The Animal Farm

April 7th, 2013

A Brief Discussion on Bioshock Infinite

Spoilers Ahead. Deal with it.

Bioshock Infinite was a good game, though somewhat lacking in the gravitas of the original Bioshock.

A lot was made of this big floating city in the sky, and beautiful as it was, generally it just felt like a normal city. A normal hard to navigate city, since I could never keep track of which skyline would take me where. There was a sky and some ground, and most of the time I forgot I was perpetually in the air. I tend to prefer bright and accessible games, but it’s undeniable that Rapture set a mood that made it a character unto itself.

Columbia sets a mood more with what fills the environment. Much like Rapture is a picture of Objectivism gone wrong, Columbia is a comment on Exceptionalism and Nationalism taken to their nasty extremes. Here it does an excellent job. My favorite portion was when they introduce Fink and his establishment, focusing on labor exploits that are very much rooted in American history. His talk seems almost satirical - like the heightened rhetoric of Ryan - but it’s a reflection of a reality that still partially exists. It’s masterfully done.

The narrative had some pacing issues. Near the middle there is a series of fetch quests, cheapened by the fact that every time you get near the thing you’re fetching you simply jump to another world where the thing you were fetching had already been fetched. Time starts to (seem to) skip around erratically, and without actually accomplishing anything you’re in the middle of a bloody revolution.

Near the end there’s the classic “giant information dump” to reveal things they couldn’t fit naturally into the narrative but needed to reveal for a full conclusion to make sense. It’s something Eternal Sonata did, though Eternal Sonata did it much worse. It’s not terrible - they provide subtle hints throughout the game where you could possibly piece bits of it together, and once it all fits there are even subtler clues in the game that seem a lot more clever. Still, there could have been more organic revelations.

Comstock, for all his importance, didn’t measure up. Andrew Ryan was a fantastic antagonist, constantly menacing you through the dreary Rapture. Comstock tries, and he has a few shining moments near the end of the game, but he’s mostly of little consequence while you tear down his army. Fitzpatrick is equally unimpressive - you don’t have a lot of time to warm to her before Elizabeth gets all stabby.

Gameplay didn’t really bring anything new to the table. Guns were guns, Vigors were (mostly rehashed) Plasmids, the end. The skylines added a little twist, and it’s clear they wanted me to use those by how much Gear they gave that was skyline-centric, but I never found much success there outside of hurriedly running away from a Handyman. It was good gameplay - a solid FPS - but nothing we didn’t see in 2007.

I found myself missing the Big Daddies, the terrifying battles that left me within an inch of my life and completely out of ammo. Even though I always knew when they were coming and had time to plan and lay traps. The closest equivalent we had here were the Handymen. They were good - seeing one of those hulks tear an airship in half before charging you was certainly harrowing - but I think there were three of them in the entire game? Maybe I should crank the difficulty up.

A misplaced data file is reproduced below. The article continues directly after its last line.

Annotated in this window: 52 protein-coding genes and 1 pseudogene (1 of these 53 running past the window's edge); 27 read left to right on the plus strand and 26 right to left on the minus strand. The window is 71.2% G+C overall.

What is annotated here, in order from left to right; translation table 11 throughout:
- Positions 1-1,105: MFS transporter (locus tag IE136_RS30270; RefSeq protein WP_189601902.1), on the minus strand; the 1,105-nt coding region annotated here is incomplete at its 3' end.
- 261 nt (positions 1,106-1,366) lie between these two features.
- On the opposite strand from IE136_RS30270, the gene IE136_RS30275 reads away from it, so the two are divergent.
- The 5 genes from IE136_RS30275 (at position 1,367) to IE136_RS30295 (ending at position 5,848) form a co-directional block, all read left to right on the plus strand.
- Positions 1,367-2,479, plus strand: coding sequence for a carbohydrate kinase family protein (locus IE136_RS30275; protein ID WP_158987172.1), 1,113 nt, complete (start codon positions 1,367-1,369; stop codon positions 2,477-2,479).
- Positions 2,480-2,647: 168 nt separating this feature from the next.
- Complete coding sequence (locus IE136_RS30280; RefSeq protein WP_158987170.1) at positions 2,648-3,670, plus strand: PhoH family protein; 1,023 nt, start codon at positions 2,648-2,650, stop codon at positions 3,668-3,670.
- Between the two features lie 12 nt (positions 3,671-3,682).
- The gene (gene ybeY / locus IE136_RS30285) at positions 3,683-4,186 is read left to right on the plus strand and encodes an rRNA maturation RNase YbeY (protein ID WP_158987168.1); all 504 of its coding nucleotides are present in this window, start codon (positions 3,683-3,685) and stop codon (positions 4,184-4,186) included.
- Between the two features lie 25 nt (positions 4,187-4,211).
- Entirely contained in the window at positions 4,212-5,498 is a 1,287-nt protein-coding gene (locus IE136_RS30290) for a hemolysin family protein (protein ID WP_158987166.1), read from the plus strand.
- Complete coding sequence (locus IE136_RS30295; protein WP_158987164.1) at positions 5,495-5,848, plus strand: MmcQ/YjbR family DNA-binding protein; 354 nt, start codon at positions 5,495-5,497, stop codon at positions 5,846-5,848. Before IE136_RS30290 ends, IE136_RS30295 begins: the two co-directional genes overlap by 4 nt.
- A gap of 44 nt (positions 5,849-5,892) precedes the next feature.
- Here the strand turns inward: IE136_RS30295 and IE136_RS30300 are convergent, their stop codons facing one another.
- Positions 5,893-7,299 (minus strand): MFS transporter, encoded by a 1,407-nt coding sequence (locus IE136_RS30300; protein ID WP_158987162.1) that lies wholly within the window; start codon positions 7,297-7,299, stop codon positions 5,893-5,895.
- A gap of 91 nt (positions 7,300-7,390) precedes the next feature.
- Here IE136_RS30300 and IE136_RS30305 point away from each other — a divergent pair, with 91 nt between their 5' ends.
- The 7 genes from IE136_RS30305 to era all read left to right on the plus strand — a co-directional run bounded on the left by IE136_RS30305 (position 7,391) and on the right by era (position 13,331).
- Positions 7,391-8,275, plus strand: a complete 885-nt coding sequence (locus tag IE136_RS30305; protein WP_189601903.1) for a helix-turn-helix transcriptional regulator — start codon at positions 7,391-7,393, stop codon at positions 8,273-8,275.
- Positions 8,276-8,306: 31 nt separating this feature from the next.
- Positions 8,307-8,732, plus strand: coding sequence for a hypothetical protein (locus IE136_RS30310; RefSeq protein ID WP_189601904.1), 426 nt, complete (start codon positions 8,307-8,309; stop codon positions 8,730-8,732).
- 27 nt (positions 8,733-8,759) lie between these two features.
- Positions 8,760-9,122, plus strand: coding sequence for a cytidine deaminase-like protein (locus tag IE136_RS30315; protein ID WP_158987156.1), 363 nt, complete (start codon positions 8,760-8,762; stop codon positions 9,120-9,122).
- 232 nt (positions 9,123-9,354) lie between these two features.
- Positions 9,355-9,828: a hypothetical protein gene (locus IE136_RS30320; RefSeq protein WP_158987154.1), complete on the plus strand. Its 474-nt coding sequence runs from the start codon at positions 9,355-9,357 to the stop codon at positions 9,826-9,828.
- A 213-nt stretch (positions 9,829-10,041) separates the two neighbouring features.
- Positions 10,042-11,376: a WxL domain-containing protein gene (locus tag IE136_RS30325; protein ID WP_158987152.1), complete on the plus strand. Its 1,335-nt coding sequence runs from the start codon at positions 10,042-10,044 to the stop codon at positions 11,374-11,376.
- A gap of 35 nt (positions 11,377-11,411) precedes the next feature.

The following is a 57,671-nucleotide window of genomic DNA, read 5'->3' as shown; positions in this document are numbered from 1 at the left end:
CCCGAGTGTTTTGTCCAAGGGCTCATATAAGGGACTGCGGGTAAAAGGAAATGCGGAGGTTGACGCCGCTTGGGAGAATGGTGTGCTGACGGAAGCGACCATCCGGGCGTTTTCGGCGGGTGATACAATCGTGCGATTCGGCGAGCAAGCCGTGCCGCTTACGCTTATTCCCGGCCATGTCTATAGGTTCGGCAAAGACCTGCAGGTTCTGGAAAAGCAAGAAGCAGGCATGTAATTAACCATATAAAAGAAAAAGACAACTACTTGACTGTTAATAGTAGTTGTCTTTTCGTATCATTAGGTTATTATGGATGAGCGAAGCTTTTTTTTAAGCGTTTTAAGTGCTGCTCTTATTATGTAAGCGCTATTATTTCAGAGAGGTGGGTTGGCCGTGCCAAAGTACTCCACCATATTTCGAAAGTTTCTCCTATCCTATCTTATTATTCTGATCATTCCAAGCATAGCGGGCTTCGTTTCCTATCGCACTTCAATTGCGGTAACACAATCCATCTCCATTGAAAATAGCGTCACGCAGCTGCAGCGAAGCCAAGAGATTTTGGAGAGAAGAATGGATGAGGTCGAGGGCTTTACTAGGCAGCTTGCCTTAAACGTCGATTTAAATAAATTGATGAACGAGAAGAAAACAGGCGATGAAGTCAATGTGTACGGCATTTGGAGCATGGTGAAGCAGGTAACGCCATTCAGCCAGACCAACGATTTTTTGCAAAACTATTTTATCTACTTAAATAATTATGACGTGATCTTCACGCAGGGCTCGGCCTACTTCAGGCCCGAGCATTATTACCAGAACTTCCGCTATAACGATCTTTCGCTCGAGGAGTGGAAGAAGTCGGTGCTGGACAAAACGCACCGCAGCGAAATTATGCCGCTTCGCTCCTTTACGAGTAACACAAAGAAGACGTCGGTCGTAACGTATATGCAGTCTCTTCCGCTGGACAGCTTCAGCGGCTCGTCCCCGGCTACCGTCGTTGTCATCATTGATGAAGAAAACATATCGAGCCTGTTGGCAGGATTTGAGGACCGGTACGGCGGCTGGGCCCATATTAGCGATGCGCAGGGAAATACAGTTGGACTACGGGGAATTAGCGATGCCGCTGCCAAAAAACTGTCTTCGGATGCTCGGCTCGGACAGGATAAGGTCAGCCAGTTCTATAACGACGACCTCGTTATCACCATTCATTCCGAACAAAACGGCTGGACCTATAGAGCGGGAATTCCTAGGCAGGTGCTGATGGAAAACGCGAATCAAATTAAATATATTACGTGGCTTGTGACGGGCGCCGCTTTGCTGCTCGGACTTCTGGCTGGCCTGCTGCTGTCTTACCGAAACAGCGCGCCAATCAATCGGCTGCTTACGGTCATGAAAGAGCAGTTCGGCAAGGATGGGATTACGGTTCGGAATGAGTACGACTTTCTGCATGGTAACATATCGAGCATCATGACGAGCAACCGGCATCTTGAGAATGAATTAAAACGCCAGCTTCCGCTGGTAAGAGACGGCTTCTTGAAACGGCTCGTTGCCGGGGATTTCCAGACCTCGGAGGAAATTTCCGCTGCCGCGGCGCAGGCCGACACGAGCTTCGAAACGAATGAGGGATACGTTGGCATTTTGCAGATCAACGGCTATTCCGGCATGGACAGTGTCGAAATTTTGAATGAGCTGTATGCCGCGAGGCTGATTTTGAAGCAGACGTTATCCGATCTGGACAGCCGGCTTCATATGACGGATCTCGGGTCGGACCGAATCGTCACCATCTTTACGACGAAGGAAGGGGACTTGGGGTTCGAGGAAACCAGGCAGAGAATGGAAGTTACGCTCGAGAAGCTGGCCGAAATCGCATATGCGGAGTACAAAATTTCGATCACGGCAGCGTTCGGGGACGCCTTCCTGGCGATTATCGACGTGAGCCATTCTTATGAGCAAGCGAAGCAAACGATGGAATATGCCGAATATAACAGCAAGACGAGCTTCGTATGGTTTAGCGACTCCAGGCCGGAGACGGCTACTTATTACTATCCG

I know most of this discussion has focused on the negative, and it sounds like I don’t appreciate the game when set beside its predecessor, but understand that if it were half of the original Bioshock it’s still miles ahead of every shooter and the vast majority of games. When I’m thinking about games as art, wondering whether I could make a strong argument for any mainstream releases, Bioshock 1 & Infinite are the games I reach for first.

March 3rd, 2013

RPG Chess Art & Technology & Love

I’ve been putting a lot of mental investment into RPG Chess. Thinking about technology and resources and time.

Technology was a decision practically made up for me. I want to support asynchronous play, and the only (free) system that supports this is Game Center for iOS. There are other systems, but they’re expensive or complicated or involve writing a lot of the back-end tech myself. There’s a limit to how much time I want to spend treading that kind of water. My knowledge of web development is already pretty minimal, and if I manage to get through life never touching JavaScript or PHP again I’ll consider myself a success.

Art is still a wide open question. I’m conflicted on a lot of things: do I want classes or not? If I have classes, it makes sense that every class would have unique pieces, but that’s visually confusing. I don’t want players to be uncertain about what image correlates to what piece. Do I want animations? That bumps up my art requirement considerably, but it could add a lot of panache to the game. Can I get away with just using stock art on the internet? There are some good sets out there, though less than I’d like. Is it morally reprehensible to take that stock art and sell it as IAP? It adds to the game, but it’s not something I myself created.